FIG. 16 is a fragmentary view, similar to FIG. 14 but showing an alternate arrangement of the release treated areas;
FIG. 17 shows a release sheet for a single card similar to FIG. 8 but with the alternate arrangement shown at FIG. 15;
FIG. 18 shows an elevational view similar to FIG. 15 but with a further modification of the face sheet, and with portions of the face sheet broken away to show parts otherwise hidden from view.
With reference now to the drawings, and particularly to FIG. 1 thereof, one form of an apparatus is disclosed suitable for use in retaining and displaying business cards. The apparatus will be seen to comprise a frame means or card holder generally designated by reference numeral 10 adapted to receive and hold a multiplicity of planar sheets generally designated by reference numeral 20 which comprise file or index cards constructed in the manner depicted in FIG. 3, for example.
An alternative construction of a frame means is that depicted in FIG. 2, wherein the frame means 30 therein is constructed as a rotary "flip-file" containing a central wheel 40 having rods or channels 50 disposed thereon so as to hold the multiplicity of file or index cards 20 therein. As the rotary wheel 40 is turned, the multiplicity of file or index cards "flip" and the information upon each card is readily visible to the user. Frame means such as is shown in FIGS. 1 and 2 are generally known to the public and can be obtained from most office supply sources.
With reference now to FIG. 3 of the application drawings, a typical planar sheet 60 constituting a file or index card is shown, the card being constructed of relatively stiff paper material. The card has a plane, flat surface consisting of two portions, an information carrying surface 65 and a mounting edge means 70 wherein means such as slots 75 may be provided for removably attaching the planar sheet or card 60 to the frame means 10 or 30 as shown in FIG. 1 or 2. The mounting edge means 70 can include attaching means other than slots 75, such as tabs, for example (not shown). The dashed line 80 between the information carrying surface 65 and the mounting edge means 70 defines the extent of the height `a` of the information carrying surface which on a popular sized file card 60 is 13/4 inches high. The width `b` of the card is normally 4 inches.
FIGS. 4, 5 and 6 show the improved business card 85 which is preferably proportioned the same as standardized business cards, having a height `c` of 2 inches and a width `d` of 31/2 inches. This card is formed as a laminate of relatively stiff paper material including an information-carrying face sheet 85' and a backing sheet 90. These sheets are secured together by a contact adhesive 95, FIG. 6.
A rectangular score 100 is cut in the face sheet 85' about marginal edge portions of the face sheet to define a lift-out panel 105 and a marginal edge strip 110 about the panel. The lift-out panel 105 will contain the information printed on the face sheet and can be removed from the body of the card as hereafter described. To fit the usable face surface 65 of a file index card 60, the vertical space between the horizontal line positioned 115 of the score cut 100 must not be more, and preferably slightly less, than the height `a` shown at FIG. 3. Also the horizontal space between the vertical line portions 120 of the score cut 100 must not be more, and preferably slightly less, than the width `b` shown at FIG. 4. In a standard file card 60, where the width `b` is 4 inches and in a standard business card the width `d` is 31/2 inches, the vertical line portions 120 of the score cut 100 are unnecessary when used with standard file card 60. However, both the horizontal and vertical portions of the marginal edge strip 110 are desirable whenever the improved business card 85 is used for other purposes as hereinafter described.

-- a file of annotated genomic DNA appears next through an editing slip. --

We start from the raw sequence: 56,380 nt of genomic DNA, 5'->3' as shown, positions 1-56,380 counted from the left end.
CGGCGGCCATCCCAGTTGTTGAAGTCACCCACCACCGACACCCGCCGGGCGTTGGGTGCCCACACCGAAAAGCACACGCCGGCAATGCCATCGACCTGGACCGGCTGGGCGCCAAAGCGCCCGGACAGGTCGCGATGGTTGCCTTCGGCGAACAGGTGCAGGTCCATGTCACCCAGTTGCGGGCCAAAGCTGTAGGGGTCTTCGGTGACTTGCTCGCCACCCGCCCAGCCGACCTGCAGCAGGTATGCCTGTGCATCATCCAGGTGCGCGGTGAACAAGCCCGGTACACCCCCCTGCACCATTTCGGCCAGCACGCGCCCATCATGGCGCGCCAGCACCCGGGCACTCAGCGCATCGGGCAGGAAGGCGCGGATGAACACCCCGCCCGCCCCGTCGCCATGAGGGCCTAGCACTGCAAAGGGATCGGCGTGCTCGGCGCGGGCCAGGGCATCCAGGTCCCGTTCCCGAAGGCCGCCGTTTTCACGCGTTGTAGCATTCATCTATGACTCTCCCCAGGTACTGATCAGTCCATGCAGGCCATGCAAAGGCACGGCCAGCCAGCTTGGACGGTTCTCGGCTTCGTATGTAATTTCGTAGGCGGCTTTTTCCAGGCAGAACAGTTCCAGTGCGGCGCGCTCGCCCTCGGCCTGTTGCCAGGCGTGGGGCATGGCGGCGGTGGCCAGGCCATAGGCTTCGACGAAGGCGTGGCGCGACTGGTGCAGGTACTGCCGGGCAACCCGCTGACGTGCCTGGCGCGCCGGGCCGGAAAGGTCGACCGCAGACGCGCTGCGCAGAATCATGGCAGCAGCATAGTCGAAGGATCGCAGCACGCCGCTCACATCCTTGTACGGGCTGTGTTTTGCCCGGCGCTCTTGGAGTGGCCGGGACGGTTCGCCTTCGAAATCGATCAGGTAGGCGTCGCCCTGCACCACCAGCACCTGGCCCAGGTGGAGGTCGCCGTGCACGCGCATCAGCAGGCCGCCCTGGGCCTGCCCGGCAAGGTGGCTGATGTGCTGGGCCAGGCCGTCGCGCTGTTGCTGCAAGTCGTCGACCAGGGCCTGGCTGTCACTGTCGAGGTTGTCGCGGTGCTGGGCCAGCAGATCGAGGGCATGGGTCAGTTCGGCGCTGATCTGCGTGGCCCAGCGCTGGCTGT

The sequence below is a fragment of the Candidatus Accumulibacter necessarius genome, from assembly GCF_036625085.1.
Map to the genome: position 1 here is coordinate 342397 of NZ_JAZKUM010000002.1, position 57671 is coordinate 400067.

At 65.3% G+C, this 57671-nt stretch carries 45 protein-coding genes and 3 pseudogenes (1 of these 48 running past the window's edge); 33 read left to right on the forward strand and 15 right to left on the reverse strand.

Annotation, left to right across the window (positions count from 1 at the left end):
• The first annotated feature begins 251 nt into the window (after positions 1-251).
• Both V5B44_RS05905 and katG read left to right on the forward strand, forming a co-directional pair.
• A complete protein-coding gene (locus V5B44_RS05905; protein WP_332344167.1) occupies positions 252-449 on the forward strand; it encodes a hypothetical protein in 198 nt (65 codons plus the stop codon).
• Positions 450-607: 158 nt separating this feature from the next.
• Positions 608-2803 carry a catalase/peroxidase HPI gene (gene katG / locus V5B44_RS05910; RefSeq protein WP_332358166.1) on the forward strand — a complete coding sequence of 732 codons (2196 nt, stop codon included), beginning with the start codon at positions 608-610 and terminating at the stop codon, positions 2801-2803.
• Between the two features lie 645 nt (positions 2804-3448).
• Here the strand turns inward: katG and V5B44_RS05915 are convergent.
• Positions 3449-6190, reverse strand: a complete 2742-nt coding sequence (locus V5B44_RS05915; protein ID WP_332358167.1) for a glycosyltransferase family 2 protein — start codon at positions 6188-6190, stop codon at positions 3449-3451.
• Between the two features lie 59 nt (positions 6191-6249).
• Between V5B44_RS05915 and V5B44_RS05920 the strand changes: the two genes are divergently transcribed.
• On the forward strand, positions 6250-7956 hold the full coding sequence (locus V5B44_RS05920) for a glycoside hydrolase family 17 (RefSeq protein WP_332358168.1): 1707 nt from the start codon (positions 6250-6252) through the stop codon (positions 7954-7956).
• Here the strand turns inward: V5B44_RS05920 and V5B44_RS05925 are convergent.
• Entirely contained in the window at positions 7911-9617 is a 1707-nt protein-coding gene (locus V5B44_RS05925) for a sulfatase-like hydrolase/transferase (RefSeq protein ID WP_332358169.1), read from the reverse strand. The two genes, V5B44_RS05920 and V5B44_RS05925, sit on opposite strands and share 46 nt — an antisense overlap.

The application of the lift-out panel 105 of the business card 85 to the file card 60 is very simple. As shown in FIG. 9, this panel 105 may be lifted from the business card 85 with the contact adhesive intact as will be described and simply affixed to the usable surface 65 of the file card 60 as shown in FIG. 10. It is to be noted that the panel 105 may also be used in a like manner with file cards larger than the file card 60 and for other similar purposes.
The backing sheet 90 of the business card 85 is adapted to be secured to the face sheet 85' as a laminate by the contact adhesive 95 with this laminate forming a business card which in ordinary use is sufficiently stiff to resist inadvertent bending, especially at the corners. However, to permit the lift-out panel 105 to function as above described, the central portion of the backing sheet 90 is treated with a release agent to provide a release surface 125 which will not adhere with the contact adhesive layer 95 of the lift-out panel 105. At the same time, the edge margins 130 of the backing sheet 90 will be tightly and permanently bonded to the corresponding edge margins 110 of the face sheet 85'
FIGS. 5, 6, 7, and 8 illustrate the construction and components of the laminated business card 85. The face sheet 85, FIG. 5, includes printed information 135 within the liftout panel 105, the score cut 100 defining the panel and the marginal edge strip 110. The backing sheet 90, FIG. 8, includes the treated release surface 125 and the untreated edge margins 130. The release surface 125 is shaped and proportioned to match the lift-out panel 105 to permit the panel to be removed from the body of the card. Preferably, this release surface 125 will extend beyond the panel 105 surface defined by the score cuts 100 as indicated by `x` at FIG. 7. The extension or lap `x` need be only enough to assure easy removal of the lift-out panel.